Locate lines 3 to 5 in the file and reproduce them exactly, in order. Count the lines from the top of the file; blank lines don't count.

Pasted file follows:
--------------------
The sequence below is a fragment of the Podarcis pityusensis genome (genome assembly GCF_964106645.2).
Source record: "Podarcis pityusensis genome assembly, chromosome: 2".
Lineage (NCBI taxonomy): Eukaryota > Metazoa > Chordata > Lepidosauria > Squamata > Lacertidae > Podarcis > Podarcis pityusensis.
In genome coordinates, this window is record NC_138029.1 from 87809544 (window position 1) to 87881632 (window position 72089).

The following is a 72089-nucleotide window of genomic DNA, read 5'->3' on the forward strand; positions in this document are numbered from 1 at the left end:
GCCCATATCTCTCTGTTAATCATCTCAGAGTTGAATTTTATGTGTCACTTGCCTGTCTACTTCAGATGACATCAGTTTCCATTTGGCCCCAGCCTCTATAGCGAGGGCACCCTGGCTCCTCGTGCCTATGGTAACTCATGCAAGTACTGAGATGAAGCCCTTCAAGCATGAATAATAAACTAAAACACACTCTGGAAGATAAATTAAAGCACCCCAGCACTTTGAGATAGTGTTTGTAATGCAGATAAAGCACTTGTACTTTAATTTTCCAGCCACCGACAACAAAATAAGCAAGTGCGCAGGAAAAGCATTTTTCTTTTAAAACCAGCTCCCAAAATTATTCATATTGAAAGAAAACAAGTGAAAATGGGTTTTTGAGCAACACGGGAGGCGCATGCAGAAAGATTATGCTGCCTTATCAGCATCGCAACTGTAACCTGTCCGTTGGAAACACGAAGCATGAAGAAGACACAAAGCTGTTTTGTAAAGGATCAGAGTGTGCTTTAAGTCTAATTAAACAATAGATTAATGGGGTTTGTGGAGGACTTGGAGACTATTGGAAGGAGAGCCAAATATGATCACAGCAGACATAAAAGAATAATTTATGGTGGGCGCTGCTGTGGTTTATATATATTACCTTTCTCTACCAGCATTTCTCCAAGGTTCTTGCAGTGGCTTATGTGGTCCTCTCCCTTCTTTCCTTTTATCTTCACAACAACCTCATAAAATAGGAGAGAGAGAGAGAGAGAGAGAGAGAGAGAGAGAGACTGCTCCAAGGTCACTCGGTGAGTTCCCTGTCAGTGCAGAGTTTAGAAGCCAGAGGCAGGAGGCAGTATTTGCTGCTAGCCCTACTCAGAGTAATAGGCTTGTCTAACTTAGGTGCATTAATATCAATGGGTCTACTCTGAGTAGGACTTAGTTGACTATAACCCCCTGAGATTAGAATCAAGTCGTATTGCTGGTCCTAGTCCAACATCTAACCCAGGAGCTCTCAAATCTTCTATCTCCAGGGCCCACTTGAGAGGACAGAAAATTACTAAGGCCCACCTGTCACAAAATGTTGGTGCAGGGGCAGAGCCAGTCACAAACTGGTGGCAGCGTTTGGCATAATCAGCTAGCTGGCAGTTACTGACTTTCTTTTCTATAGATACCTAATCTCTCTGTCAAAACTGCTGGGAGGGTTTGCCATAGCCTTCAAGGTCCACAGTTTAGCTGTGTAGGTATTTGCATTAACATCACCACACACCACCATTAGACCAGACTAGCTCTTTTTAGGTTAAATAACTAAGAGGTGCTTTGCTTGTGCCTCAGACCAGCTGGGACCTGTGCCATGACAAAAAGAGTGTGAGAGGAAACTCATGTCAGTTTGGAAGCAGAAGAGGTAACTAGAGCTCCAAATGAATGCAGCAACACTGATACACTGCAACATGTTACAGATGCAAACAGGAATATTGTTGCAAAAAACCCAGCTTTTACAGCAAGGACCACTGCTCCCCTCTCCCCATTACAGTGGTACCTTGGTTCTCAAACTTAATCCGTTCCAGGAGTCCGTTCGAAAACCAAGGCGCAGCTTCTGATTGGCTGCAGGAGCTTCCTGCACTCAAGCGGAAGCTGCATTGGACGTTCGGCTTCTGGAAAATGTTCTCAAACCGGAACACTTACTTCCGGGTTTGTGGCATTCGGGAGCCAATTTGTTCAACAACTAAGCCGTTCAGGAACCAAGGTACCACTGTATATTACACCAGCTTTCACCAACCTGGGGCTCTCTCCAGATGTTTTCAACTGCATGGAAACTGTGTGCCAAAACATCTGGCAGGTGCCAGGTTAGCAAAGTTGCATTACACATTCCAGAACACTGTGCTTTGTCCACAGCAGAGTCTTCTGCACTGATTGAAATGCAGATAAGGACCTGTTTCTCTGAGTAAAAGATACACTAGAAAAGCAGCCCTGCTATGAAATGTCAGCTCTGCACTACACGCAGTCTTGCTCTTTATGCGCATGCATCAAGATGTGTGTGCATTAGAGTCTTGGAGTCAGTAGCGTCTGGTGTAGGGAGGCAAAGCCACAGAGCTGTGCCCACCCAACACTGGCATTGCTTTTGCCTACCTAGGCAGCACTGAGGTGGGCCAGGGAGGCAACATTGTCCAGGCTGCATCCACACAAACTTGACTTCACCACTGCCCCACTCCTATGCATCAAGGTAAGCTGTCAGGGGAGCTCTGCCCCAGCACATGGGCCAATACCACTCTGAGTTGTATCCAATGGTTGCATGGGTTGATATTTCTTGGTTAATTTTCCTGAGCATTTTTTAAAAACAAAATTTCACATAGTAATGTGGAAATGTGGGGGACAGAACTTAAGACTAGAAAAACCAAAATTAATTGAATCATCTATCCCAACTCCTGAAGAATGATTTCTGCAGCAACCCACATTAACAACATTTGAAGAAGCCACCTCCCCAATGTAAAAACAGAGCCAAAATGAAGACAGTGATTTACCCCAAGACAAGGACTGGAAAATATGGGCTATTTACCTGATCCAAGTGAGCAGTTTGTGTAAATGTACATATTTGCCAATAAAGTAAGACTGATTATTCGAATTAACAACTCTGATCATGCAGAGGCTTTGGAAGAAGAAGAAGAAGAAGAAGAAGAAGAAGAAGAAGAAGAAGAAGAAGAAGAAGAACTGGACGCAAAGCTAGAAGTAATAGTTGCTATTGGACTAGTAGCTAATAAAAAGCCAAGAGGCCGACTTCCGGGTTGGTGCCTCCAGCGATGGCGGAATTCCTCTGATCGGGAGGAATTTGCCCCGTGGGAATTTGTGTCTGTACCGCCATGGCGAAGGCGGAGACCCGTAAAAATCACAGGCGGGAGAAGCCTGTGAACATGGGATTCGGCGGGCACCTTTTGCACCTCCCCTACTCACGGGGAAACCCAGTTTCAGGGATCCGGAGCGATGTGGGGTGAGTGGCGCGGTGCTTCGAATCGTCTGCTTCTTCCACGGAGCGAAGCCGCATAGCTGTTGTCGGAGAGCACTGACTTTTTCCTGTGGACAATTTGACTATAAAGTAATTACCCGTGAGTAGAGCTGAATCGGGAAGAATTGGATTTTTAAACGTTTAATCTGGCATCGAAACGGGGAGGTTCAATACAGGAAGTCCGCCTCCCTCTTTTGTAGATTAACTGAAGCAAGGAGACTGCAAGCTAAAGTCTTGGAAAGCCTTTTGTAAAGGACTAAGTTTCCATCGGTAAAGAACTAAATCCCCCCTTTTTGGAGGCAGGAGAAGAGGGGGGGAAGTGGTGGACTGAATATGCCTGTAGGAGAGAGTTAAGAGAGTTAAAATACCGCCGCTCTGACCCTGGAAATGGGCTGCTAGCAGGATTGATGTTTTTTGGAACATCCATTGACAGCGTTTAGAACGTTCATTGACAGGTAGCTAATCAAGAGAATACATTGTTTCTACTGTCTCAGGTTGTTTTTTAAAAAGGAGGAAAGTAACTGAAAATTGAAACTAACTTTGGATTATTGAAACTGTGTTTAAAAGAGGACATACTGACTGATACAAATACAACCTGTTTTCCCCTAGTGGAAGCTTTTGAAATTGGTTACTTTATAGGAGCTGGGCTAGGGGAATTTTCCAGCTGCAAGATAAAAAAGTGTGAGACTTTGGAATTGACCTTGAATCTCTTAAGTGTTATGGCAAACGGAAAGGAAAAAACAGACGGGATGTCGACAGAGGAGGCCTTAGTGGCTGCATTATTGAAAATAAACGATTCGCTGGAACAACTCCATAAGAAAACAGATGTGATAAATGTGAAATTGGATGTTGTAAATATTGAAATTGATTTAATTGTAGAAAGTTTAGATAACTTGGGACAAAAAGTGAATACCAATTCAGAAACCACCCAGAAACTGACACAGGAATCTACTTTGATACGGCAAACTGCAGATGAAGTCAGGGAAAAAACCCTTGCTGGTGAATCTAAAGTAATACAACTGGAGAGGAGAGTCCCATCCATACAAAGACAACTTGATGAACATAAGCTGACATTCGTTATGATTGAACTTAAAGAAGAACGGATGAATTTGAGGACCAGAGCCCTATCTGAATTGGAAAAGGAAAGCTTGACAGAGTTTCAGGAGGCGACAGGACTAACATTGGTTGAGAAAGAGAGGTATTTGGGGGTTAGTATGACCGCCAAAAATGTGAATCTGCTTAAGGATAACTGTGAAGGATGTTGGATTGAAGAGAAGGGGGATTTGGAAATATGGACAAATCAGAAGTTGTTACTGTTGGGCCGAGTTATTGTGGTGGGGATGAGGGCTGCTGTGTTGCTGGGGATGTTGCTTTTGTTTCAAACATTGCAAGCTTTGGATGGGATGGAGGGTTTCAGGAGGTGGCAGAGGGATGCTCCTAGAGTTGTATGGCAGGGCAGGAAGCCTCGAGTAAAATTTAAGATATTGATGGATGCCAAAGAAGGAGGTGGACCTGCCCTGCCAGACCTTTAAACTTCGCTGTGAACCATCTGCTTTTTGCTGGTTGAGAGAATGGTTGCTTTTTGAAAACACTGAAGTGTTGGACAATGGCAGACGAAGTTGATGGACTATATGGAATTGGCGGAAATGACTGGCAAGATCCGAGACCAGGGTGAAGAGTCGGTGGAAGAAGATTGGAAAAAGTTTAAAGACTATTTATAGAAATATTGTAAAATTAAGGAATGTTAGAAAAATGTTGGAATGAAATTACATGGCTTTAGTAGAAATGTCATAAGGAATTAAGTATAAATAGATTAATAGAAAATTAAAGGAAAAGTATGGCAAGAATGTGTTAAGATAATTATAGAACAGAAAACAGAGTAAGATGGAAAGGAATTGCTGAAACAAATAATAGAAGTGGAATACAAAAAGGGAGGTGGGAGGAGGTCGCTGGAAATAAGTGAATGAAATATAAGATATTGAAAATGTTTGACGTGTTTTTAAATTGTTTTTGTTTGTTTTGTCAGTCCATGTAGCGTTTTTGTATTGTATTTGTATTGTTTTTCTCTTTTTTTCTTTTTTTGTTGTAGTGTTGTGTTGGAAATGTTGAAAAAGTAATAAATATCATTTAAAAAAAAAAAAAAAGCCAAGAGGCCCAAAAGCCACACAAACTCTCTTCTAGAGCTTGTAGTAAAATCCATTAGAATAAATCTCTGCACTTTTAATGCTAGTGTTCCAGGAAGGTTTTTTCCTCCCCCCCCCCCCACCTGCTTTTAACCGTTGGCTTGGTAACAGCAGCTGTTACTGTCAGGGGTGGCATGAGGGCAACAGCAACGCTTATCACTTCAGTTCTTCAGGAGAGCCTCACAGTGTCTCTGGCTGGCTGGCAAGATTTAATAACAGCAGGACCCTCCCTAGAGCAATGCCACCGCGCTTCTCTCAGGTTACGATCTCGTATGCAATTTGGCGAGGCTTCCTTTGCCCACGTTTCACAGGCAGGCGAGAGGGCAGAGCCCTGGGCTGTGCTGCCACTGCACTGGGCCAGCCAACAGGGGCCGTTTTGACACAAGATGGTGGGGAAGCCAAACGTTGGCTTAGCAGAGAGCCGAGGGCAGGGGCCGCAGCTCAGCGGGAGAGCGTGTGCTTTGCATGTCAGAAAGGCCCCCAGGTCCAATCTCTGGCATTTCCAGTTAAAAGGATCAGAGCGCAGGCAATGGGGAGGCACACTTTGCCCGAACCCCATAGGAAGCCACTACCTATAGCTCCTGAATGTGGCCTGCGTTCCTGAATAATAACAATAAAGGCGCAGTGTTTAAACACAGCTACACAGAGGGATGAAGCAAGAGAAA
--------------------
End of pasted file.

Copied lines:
Lineage (NCBI taxonomy): Eukaryota > Metazoa > Chordata > Lepidosauria > Squamata > Lacertidae > Podarcis > Podarcis pityusensis.
In genome coordinates, this window is record NC_138029.1 from 87809544 (window position 1) to 87881632 (window position 72089).

The following is a 72089-nucleotide window of genomic DNA, read 5'->3' on the forward strand; positions in this document are numbered from 1 at the left end: